I would like to congratulate you …            Congratulations …

… better than what we expected.            … better than we expected.

In view of the fact that …             Because …

In the event that …              If …

In my personal opinion …           In my opinion …

There are many people wanting an answer to that question.
Many people want an answer to that question.
Many people want that question answered.

A summary of these findings is given in Table 6.
Table 6 summarises these findings.

The implementation of these maintenance procedures should occur immediately upon putting the motor into service.
These maintenance procedures should be implemented as soon as the motor is put into service.

Management has become cognizant of the necessity of the elimination of undesirable vegetation surrounding the periphery of our facility.
Please remove the weeds around the building.

 Cliches

Our bottom line is preventing disruption.
Preventing disruption is our main focus.

We need to take advantage of this window of opportunity.
We need to take advantage of this opportunity.

I don’t want you to move the goalposts part way through the project.
I don’t want you to change the brief part way through the project. 

We need to think outside the box to solve this problem.
We need to think creatively to solve this problem. 

Why not share your examples of superfluous words and clichés in the comments?

I’ll have another blog about ways you can please your readers with your clear, engaging, sharp writing.

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sharp writing

Tautology Time

 

Every once in a while, I have something to say about tautologies – saying the same thing twice, superfluous words, double-speak.

So I thought I’d start a list here, and I’d love you to add to it.

In no particular order (as I’ve heard said many times) – And yes, I have heard or read all of these.

free gift                 extra bonus              proven track record                  return back
unite together

attempt to try          new innovations             reduce down             proceed forward
true fact

I myself was the only one there.

simultaneously at the same time                 a choice of options                      predict the future

expand out                    initially at the beginning                      a round circle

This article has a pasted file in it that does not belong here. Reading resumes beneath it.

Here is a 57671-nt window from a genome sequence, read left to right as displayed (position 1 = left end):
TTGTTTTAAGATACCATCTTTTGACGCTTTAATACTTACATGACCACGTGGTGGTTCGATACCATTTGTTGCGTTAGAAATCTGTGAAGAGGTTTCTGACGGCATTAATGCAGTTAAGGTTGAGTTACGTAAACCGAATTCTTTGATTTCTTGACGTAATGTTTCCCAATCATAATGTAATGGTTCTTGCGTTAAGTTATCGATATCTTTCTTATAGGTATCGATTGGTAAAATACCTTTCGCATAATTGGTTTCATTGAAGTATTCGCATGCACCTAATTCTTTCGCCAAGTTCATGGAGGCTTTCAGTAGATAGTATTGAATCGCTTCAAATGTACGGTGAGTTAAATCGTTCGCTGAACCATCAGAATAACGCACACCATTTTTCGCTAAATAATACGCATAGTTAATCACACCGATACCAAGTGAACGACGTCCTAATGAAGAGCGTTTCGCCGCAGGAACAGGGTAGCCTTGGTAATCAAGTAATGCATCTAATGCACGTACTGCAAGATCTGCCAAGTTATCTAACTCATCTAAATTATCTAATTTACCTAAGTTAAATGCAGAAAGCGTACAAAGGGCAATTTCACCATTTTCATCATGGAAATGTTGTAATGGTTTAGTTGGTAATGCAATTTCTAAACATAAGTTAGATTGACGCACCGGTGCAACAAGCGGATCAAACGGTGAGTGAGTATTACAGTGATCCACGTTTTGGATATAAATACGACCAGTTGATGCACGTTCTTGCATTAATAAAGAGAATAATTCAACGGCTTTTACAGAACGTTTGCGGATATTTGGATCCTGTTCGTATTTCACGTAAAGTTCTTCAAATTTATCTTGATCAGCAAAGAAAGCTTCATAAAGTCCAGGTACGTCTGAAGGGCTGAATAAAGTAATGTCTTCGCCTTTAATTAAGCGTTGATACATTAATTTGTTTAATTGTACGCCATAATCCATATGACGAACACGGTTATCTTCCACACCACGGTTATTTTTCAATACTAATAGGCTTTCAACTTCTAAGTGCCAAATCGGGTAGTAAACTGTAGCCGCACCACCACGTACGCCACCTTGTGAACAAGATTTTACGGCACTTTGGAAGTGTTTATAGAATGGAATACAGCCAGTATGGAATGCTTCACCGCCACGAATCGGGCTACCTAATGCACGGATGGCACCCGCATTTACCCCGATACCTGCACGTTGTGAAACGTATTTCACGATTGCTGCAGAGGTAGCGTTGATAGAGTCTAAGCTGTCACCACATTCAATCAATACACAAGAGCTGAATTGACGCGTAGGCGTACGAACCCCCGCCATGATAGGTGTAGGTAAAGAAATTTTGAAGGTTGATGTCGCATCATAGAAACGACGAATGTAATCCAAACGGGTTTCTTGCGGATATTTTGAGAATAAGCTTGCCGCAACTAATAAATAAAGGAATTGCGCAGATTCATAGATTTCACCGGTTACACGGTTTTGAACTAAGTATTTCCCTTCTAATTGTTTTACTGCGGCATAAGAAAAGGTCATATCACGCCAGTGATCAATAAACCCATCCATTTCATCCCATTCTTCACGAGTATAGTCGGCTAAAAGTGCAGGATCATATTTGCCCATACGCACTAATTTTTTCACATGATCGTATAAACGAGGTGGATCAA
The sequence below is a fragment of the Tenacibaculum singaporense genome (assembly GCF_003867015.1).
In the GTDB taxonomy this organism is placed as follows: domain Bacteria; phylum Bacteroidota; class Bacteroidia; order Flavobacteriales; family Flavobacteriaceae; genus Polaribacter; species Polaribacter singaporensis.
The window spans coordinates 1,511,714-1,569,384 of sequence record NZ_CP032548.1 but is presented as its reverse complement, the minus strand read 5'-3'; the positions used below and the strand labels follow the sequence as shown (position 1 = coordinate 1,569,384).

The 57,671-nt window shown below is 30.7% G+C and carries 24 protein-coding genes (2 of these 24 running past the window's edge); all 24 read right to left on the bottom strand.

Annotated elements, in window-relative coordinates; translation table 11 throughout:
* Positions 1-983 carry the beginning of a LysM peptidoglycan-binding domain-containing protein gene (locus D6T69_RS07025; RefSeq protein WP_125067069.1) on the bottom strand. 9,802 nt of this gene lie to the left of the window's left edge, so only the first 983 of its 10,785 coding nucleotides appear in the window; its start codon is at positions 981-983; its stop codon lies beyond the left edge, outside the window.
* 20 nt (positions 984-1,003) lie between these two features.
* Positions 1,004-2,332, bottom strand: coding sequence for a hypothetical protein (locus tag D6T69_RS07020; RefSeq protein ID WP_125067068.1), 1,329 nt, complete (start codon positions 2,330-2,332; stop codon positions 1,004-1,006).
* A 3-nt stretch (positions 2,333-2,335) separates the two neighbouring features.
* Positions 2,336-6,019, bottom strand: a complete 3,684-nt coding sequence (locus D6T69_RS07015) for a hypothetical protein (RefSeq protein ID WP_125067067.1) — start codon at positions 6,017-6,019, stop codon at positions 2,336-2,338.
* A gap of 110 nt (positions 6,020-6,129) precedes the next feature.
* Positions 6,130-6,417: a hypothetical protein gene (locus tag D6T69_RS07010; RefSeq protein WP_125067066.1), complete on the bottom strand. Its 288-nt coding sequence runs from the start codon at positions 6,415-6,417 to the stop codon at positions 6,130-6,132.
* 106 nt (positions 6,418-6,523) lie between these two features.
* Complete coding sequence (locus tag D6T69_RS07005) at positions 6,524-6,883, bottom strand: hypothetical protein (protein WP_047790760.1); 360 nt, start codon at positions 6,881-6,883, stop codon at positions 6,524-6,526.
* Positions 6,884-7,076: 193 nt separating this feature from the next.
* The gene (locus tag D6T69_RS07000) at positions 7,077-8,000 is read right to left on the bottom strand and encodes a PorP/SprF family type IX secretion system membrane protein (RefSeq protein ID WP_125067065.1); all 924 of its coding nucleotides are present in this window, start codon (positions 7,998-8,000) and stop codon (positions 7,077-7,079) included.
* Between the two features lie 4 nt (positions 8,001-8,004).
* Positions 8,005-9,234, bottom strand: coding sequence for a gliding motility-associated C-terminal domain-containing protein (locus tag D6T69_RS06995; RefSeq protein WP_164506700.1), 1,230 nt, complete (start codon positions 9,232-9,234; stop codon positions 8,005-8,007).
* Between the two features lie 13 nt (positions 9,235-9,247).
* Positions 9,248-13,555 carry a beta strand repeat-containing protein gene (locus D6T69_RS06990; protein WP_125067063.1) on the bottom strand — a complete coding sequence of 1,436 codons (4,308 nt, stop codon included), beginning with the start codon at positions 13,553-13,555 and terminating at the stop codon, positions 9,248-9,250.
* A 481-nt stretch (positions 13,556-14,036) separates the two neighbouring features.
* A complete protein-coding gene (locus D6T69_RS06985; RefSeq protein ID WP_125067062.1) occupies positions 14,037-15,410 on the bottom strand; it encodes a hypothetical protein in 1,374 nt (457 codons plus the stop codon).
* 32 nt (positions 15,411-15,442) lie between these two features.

past history

We are planning our future growth. (Ummm, it’s hard to plan past growth.)

I’ll add to this – both your suggestions and ones that I find – and let you know.

Happy tautology hunting!

So here we are, three weeks later with a bit of an update.

How about these synonyms for tautology:
pleonasm                           superfluity                        redundance                      circumlocution
roundabout phrases                    periphrasis                        ambages                                equivocalness                           padding
filler                           digression                       irrelevance

And what about these double-speakers:
HIV virus                   ATM machine                  PIN number

Not quite sure how to categorise this one!
Ears pierced while you wait.

You must answer these questions *before* you start writing.

Nonfiction writers’ dilemmas

Do you find your writing seems to lack purpose?
Does it really achieve what you set out to do?
Do you feel you have rambled on a bit?

If you answered yes, here’s another question.

Did you know that there are three important questions you need to answer
before you begin writing?

I remember them as PAM – purpose, audience, message.
They will help you focus on your readers and how you can make this a pleasant experience for them.

1. What is the purpose of this document?

Why are you writing this document? To explain, report, recommend, persuade, fulfil academic requirements, motivate, request, report findings …

Generally, you will have more than one purpose, but you should find that there is one purpose that is the most important.
That is the one that will determine the choices you will make about the type, structure, format of the document, and the language style.

  •  How might your purpose influence the type of document you will use?
    Will a letter, report or brochure be the best choice?
  •  How might the structure / format be determined by your purpose?
    Will the inclusion of tables or graphics be useful, or is all text more appropriate?